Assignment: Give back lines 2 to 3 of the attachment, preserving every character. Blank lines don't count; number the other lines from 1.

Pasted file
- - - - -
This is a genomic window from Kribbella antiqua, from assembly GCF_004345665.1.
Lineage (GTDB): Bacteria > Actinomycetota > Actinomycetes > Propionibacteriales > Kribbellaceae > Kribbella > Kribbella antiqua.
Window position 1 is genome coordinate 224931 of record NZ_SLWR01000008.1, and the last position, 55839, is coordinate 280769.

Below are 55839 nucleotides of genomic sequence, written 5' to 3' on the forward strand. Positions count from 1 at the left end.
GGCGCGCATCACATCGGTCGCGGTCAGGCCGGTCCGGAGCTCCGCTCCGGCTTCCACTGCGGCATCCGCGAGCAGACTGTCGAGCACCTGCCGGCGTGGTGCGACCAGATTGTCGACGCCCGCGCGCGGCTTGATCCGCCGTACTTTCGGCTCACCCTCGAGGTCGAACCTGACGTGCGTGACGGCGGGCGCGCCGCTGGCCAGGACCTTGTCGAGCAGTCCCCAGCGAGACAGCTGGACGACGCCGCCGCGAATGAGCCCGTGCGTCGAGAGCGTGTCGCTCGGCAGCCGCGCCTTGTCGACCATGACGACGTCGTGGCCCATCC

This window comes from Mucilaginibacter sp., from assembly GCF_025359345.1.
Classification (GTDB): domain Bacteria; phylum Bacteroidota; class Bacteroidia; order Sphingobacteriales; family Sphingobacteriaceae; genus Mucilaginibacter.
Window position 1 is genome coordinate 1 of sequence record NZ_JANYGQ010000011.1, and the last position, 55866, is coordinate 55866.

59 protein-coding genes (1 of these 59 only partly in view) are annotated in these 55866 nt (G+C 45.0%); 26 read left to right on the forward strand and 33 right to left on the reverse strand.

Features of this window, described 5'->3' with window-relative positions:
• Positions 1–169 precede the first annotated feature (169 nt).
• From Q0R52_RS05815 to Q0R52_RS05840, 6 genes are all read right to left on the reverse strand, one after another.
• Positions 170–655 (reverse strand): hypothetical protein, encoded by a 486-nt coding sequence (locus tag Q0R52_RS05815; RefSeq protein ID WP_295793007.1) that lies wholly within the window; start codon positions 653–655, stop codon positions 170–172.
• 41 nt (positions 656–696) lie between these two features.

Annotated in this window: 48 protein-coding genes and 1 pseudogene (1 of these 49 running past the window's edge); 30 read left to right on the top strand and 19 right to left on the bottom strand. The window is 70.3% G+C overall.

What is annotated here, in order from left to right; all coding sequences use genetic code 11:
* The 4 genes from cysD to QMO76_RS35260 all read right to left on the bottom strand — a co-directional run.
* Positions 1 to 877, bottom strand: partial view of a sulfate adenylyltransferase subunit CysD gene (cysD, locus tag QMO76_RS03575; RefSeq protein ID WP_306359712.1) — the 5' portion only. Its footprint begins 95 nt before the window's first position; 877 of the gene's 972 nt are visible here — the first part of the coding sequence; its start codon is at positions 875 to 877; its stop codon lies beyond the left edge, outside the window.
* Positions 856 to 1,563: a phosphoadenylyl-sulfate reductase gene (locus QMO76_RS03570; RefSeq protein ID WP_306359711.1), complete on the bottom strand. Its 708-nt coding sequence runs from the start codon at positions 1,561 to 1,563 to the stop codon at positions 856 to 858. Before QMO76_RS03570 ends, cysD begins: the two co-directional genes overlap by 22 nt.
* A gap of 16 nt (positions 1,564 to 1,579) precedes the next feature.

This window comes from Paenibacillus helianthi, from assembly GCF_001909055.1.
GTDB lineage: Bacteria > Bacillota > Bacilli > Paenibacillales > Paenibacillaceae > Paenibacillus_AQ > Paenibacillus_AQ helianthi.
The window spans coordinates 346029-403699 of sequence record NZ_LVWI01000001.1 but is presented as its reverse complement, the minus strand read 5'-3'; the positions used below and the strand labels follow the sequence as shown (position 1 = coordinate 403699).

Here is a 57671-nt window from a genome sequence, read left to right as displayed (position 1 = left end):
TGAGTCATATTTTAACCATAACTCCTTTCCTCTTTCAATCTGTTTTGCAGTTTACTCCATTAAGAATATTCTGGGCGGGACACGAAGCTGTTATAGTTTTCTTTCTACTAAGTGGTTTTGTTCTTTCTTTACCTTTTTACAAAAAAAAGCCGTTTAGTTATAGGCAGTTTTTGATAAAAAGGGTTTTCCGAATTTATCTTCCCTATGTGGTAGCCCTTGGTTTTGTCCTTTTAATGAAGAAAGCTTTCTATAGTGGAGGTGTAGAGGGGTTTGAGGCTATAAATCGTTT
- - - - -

Lineage (GTDB): Bacteria > Actinomycetota > Actinomycetes > Propionibacteriales > Kribbellaceae > Kribbella > Kribbella antiqua.
Window position 1 is genome coordinate 224931 of record NZ_SLWR01000008.1, and the last position, 55839, is coordinate 280769.